Now, the argument against taking a QB number one overall is somewhat justified, but not as concrete as most seem to think.  The crop is reportedly weak this year, but we’re also coming off a year where three rookies took their teams to the playoffs.  The inflated skill level of last year's class is diluting this years.  If you put these players against the ‘09 or ‘10 QB crop, things would probably look quite a bit different.  And while you can’t fail if you don’t try, you also can’t fail if you don’t try.  The Chiefs haven’t tried for decades and they’ve still failed.  It hasn’t worked. They’ve tried the re-treads, they’ve tried to strike gold in the late rounds, and none of it has helped them get over the hump. 
 

With their first #1 overall pick since the 60’s the Chiefs have to find a way to get their guy.  I hear the argument to not take a QB number one overall, and I’ve always been a “best player available” kind of guy, but I will say that the pick is only worth what it means to your team.  If their biggest need is QB (and it absolutely is for this team), and they have somebody they think will be successful, the value of that position over any other dictates they need to make that pick. 
 
The core of this team is strong. The new coach and GM are great evaluators and developers of talent, especially quarterbacks.  This is the time to change this franchise forever.  Clark Hunt has changed the organizational structure and shed the format that has held them back for years. It’s time they put their greatest draft misstep of a 1st round quarterback failure (Todd Blackledge - 1983) behind them as well. The entire organization is on the clock.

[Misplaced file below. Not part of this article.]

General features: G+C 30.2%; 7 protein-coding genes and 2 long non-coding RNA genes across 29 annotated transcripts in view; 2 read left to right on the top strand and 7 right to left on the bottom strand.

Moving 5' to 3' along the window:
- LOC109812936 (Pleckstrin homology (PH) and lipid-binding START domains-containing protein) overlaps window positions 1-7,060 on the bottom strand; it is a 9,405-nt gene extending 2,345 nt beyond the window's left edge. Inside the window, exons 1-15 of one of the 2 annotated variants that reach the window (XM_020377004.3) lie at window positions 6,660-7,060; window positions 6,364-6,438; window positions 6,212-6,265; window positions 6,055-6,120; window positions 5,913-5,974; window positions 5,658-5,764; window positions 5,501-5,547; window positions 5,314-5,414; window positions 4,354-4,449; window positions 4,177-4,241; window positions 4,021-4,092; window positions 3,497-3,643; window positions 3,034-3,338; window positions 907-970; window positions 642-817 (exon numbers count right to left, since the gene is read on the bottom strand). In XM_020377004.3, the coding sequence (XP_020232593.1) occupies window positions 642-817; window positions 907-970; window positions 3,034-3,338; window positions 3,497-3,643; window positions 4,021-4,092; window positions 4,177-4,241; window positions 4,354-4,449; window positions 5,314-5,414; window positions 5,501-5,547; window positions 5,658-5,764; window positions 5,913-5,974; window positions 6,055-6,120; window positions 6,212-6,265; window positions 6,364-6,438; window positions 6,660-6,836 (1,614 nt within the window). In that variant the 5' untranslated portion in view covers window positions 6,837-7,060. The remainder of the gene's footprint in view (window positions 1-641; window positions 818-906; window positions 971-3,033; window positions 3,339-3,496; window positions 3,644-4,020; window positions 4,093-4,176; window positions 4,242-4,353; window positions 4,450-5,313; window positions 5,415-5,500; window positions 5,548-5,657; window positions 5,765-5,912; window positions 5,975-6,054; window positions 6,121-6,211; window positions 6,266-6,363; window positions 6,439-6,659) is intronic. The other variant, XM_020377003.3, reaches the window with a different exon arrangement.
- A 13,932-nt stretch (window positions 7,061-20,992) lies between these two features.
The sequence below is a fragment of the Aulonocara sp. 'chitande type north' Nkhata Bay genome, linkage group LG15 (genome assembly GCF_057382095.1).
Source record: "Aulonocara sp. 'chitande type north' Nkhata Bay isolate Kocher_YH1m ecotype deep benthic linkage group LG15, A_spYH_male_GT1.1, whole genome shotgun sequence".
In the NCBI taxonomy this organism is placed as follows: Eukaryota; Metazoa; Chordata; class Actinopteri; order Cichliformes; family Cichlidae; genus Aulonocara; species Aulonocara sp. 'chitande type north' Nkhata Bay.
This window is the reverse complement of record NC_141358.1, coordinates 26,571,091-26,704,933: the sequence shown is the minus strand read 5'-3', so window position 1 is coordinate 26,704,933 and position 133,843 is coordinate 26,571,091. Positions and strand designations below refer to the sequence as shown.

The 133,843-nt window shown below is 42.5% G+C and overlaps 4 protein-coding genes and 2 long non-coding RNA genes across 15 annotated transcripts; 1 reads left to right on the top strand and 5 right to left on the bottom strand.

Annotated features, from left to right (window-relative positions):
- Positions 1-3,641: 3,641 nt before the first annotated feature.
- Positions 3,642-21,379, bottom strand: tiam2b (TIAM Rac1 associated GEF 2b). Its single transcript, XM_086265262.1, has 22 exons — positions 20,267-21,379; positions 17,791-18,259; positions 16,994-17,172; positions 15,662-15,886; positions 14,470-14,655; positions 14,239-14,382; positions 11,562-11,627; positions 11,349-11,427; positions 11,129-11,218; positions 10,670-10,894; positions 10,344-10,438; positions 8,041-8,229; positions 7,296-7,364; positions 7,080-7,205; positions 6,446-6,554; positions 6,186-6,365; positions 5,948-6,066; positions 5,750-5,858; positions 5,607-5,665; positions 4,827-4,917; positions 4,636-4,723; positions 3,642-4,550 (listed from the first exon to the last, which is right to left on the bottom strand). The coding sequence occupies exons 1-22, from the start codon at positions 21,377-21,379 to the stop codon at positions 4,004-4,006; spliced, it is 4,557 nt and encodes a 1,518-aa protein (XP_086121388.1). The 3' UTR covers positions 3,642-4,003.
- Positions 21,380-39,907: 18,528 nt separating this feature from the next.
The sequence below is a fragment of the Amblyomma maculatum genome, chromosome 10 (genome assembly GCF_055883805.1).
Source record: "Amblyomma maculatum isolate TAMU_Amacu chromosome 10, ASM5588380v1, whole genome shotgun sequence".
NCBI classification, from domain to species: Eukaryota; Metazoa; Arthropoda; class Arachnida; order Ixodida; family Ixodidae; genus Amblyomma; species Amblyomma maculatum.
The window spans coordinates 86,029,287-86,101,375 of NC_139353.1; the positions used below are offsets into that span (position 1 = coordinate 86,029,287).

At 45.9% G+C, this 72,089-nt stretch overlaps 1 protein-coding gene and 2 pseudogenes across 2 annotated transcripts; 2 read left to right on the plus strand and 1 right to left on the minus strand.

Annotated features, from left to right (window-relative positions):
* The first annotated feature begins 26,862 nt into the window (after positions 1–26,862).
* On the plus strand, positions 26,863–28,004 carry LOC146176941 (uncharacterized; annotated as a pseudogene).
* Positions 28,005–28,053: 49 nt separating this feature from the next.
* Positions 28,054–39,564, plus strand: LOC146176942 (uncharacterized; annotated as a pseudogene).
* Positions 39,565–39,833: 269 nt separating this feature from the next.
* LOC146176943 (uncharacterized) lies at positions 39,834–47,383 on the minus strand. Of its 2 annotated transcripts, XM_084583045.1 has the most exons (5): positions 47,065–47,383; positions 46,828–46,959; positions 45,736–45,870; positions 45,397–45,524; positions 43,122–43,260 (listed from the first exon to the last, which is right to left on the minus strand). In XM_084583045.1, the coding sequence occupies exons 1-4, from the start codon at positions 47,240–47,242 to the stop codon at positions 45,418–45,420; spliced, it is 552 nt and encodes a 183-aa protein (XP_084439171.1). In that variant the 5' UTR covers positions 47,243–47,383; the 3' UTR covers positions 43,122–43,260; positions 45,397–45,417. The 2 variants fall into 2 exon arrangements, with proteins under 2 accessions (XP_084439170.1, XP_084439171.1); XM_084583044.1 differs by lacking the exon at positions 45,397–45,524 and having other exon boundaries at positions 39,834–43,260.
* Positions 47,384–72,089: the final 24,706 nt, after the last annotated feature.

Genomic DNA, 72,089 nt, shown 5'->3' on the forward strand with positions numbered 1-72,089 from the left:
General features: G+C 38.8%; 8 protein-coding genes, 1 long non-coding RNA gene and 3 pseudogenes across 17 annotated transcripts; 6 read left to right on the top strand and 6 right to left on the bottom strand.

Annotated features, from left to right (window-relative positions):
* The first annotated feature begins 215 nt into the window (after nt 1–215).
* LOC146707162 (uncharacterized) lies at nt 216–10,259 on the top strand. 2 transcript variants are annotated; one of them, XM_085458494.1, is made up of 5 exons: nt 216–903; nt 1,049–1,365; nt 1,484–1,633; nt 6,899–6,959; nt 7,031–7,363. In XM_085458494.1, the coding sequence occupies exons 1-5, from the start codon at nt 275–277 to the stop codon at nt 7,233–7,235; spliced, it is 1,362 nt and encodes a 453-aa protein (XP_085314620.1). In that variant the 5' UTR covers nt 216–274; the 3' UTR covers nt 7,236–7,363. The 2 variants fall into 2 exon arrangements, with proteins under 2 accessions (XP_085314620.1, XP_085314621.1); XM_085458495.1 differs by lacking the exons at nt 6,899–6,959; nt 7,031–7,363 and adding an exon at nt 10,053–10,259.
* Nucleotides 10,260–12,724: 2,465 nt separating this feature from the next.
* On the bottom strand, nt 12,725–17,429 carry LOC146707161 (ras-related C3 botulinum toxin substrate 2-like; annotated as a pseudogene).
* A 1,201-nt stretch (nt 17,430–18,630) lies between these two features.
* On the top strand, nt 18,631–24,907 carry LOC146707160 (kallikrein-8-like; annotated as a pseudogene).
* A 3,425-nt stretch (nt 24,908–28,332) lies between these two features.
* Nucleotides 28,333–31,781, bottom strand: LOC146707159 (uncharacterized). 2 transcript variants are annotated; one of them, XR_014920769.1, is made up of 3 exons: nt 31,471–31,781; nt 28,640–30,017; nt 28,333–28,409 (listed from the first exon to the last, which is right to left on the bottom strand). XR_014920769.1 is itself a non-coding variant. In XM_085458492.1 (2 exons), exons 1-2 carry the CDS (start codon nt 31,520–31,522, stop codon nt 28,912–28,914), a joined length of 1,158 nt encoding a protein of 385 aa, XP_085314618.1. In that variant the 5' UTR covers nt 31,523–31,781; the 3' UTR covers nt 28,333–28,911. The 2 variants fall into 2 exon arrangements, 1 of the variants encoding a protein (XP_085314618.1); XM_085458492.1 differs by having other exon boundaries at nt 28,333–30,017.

Tags :  
Topics : Sports
Social :
Locations : ClevelandJacksonville
People : Blaine GabbertClark HuntDick VermeilDonald StephensonDrew BledsoeDrew BreesJeff AllenJeff HerrJoe MontanaRussell WilsonScott PioliTodd BlackledgeTom BradyTony Gonzalez




 
01/15/2013 8:27AM
Jeff Herr: Is Russell Wilson More Fool’s Gold for the Chiefs?
Please Enter Your Comments Below
01/15/2013 3:35PM
John Schneider is a genius...
John Schneider and Pete Carroll looks for players with special talent and see how they can incorporate those in their team, while most coaches and general managers look for players to fit their schemes. It is also believed up here in Seattle, that John Schneider has added another criteria to their player draft evaluations that other teams have not. That is heart or desire. They say you can't measure that, but if you look at the makeup of our team, that is truly evident here.
Title :
Comment :
Recent Posts
Categories
Tag Cloud
No Tags Found !
Archives